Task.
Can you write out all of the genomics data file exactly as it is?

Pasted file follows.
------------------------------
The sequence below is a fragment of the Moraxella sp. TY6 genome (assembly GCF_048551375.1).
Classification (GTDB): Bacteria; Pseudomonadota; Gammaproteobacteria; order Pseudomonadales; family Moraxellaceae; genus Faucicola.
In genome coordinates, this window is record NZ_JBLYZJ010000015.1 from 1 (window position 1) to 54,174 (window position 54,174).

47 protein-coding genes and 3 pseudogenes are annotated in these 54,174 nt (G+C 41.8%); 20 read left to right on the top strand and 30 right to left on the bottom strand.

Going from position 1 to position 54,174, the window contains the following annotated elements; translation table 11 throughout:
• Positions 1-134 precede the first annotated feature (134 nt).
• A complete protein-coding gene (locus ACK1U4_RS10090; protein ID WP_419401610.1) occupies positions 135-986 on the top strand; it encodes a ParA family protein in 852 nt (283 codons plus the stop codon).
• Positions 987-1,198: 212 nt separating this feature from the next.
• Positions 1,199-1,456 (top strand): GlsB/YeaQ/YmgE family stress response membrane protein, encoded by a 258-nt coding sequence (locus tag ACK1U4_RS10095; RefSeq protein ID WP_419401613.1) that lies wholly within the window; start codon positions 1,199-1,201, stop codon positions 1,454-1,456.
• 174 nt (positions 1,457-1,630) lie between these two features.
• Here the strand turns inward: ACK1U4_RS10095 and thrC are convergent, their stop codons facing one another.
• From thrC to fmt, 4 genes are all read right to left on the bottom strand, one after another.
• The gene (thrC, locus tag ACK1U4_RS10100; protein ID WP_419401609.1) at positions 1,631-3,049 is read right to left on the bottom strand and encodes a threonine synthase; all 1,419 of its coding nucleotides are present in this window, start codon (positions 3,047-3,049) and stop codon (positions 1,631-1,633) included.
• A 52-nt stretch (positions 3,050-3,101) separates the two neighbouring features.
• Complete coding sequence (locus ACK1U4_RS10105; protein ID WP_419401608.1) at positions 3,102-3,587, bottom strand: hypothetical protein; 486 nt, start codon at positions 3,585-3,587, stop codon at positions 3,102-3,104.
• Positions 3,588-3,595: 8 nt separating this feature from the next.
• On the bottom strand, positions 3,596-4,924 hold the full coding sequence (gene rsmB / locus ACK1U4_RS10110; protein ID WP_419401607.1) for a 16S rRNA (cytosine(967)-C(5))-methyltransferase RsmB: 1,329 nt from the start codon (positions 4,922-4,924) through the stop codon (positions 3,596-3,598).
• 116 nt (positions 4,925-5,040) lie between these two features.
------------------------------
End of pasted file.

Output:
The sequence below is a fragment of the Moraxella sp. TY6 genome (assembly GCF_048551375.1).
Classification (GTDB): Bacteria; Pseudomonadota; Gammaproteobacteria; order Pseudomonadales; family Moraxellaceae; genus Faucicola.
In genome coordinates, this window is record NZ_JBLYZJ010000015.1 from 1 (window position 1) to 54,174 (window position 54,174).

47 protein-coding genes and 3 pseudogenes are annotated in these 54,174 nt (G+C 41.8%); 20 read left to right on the top strand and 30 right to left on the bottom strand.

Going from position 1 to position 54,174, the window contains the following annotated elements; translation table 11 throughout:
• Positions 1-134 precede the first annotated feature (134 nt).
• A complete protein-coding gene (locus ACK1U4_RS10090; protein ID WP_419401610.1) occupies positions 135-986 on the top strand; it encodes a ParA family protein in 852 nt (283 codons plus the stop codon).
• Positions 987-1,198: 212 nt separating this feature from the next.
• Positions 1,199-1,456 (top strand): GlsB/YeaQ/YmgE family stress response membrane protein, encoded by a 258-nt coding sequence (locus tag ACK1U4_RS10095; RefSeq protein ID WP_419401613.1) that lies wholly within the window; start codon positions 1,199-1,201, stop codon positions 1,454-1,456.
• 174 nt (positions 1,457-1,630) lie between these two features.
• Here the strand turns inward: ACK1U4_RS10095 and thrC are convergent, their stop codons facing one another.
• From thrC to fmt, 4 genes are all read right to left on the bottom strand, one after another.
• The gene (thrC, locus tag ACK1U4_RS10100; protein ID WP_419401609.1) at positions 1,631-3,049 is read right to left on the bottom strand and encodes a threonine synthase; all 1,419 of its coding nucleotides are present in this window, start codon (positions 3,047-3,049) and stop codon (positions 1,631-1,633) included.
• A 52-nt stretch (positions 3,050-3,101) separates the two neighbouring features.
• Complete coding sequence (locus ACK1U4_RS10105; protein ID WP_419401608.1) at positions 3,102-3,587, bottom strand: hypothetical protein; 486 nt, start codon at positions 3,585-3,587, stop codon at positions 3,102-3,104.
• Positions 3,588-3,595: 8 nt separating this feature from the next.
• On the bottom strand, positions 3,596-4,924 hold the full coding sequence (gene rsmB / locus ACK1U4_RS10110; protein ID WP_419401607.1) for a 16S rRNA (cytosine(967)-C(5))-methyltransferase RsmB: 1,329 nt from the start codon (positions 4,922-4,924) through the stop codon (positions 3,596-3,598).
• 116 nt (positions 4,925-5,040) lie between these two features.